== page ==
Caring for You Car: An Auto Service Website

Nobody wants their car to break down. To keep your vehicle running well, you need to provide it with regular service. Have the oil changed a few times per year, rotate the tires, and check and replace the brakes as needed. A good auto care service will take care of all these maintenance tasks for you. However, you may still want to know more about the processes they follow, when service is needed, and what other types of services may help your car last longer. We've build this website for people like you — responsible car owners who just want to learn more. Enjoy!

When Your Car Won't Start, Here's How To Tell Whether The Battery Or The Alternator Is At Fault


When your car's not starting, it can be difficult to determine whether the problem is with the battery or with the alternator. Your battery needs to be charged in order to start your car, and failing batteries often can't hold enough charge. Likewise, a failing alternator can't keep a battery at full charge.

How do you know which one is behind your car's electrical problems? Read on to find out how to narrow down the cause.

1. Use a Multimeter

If you own a multimeter or are able to borrow or rent one, using it to test your car battery is the easiest way to find out if the problem is with the battery or the alternator. Before you begin the test, you'll need to let the car sit idle for an hour. This allows any residual charge on the battery terminals to dissipate.

Set the multimeter to 20-volt DC mode, and then connect the red test lead on the multimeter to the positive terminal on your car's battery. Connect the black test lead to the negative terminal. Turn the multimeter on, and then note the voltage.

According to Haynes, a healthy car battery that's fully charged will give a reading of around 12.6 volts on the multimeter. When discharged, it will still read 12 volts. These numbers will vary slightly depending on weather conditions (they'll be lower when outside temperatures are freezing.) If your battery shows a reading of less than 12 volts, it's likely that one of the cells inside the battery has died, and it won't be able to provide enough power to start your car.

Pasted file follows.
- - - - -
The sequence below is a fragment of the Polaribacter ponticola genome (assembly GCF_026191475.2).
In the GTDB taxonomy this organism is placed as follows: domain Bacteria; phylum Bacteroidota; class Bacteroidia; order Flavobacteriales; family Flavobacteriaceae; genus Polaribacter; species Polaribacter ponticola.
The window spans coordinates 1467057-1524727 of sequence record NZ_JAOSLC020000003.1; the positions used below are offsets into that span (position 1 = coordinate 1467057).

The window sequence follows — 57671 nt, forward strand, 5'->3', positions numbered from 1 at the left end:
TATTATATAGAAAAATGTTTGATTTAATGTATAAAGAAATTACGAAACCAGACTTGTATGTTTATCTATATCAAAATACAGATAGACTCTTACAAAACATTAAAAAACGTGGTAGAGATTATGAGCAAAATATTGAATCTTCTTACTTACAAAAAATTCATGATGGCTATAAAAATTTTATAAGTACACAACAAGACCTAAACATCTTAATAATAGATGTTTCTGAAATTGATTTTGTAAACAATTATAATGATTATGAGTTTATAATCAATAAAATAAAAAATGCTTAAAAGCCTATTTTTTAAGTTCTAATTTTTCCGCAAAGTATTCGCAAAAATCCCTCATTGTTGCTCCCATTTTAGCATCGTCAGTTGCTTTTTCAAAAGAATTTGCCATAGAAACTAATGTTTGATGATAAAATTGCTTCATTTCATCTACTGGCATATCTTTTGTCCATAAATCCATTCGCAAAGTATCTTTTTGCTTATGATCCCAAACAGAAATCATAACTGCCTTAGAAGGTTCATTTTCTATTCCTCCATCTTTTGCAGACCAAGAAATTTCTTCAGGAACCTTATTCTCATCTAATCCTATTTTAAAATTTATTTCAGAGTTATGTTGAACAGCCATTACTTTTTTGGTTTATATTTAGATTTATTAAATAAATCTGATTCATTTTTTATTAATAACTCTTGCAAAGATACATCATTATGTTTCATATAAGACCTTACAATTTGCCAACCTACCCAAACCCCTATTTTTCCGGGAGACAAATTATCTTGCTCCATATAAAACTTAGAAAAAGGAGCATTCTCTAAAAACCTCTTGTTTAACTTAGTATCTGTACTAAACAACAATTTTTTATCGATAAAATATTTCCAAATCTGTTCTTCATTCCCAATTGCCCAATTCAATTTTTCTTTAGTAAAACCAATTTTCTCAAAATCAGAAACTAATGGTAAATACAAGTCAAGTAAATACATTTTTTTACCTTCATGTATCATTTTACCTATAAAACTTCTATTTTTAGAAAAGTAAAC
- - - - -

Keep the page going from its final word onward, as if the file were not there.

You can also use a multimeter to test your alternator. If your battery is discharged, you may need to have someone jump-start your car in order to start the engine. When the engine is idling and the alternator is functioning well, the voltage reading on the multimeter should be between 13.8 and 14.4 volts.

If the voltage reading is significantly higher than the 14.4 volts described above, it's a potential sign that your alternator is overcharging your car battery. This can cause it to explode, so you'll need to replace the alternator immediately. If the voltage reading on the multimeter doesn't change while the engine is running, then the alternator isn't charging the battery.

2. Use a Car Charger

If you don't have access to a multimeter, you can use a car charger to test your battery instead. Car chargers plug into a wall outlet inside your home and connect to your car's battery. Using a car charger allows you to charge the battery without relying on the alternator, which lets you isolate the problem.

Connect the car charger to your car's battery and wait for it to charge. Depending on the model, it may take up to 12 hours for the battery to fully charge. If your car won't start after charging the battery, it means that the battery can't hold enough charge.

If your car does start, you can test the alternator by letting the engine idle for 15 minutes. Turn on your car's headlights and radio in order to drain the battery. A functioning alternator won't have any issues with this electrical load. After 15 minutes, turn your car off and attempt to start it again. If it doesn't start, the battery isn't receiving any charge from the alternator.

3. Take the Battery to an Auto Repair Shop

Finally, it's not possible to test your battery or alternator if you don't have access to a multimeter or car charger. There's no way to tell if the battery won't hold a charge or if the alternator isn't charging it. Thankfully, most auto repair shops will test batteries and alternators for free.

Removing an alternator is usually a difficult task in most cars, but removing the battery is simple. You can remove the battery in your car and take it to an auto repair shop that has a battery tester. If the battery is bad, purchase a new one at the auto repair shop and install it in your car.

If the battery is in good condition, however, you'll need to have your car towed to the auto repair shop in order to test the alternator. Once there, you'll be able to know for certain whether or not the alternator is the cause of your car's electrical issues or if it's a more complex problem with the wiring or the starter.

Overall, testing your car's battery and alternator is easy if you have access to a multimeter or a car charger. If you don't, find an auto repair shop in your area that offers battery testing services. Bringing your battery to them is the first step in narrowing down what's causing your car to not start.


25 August 2020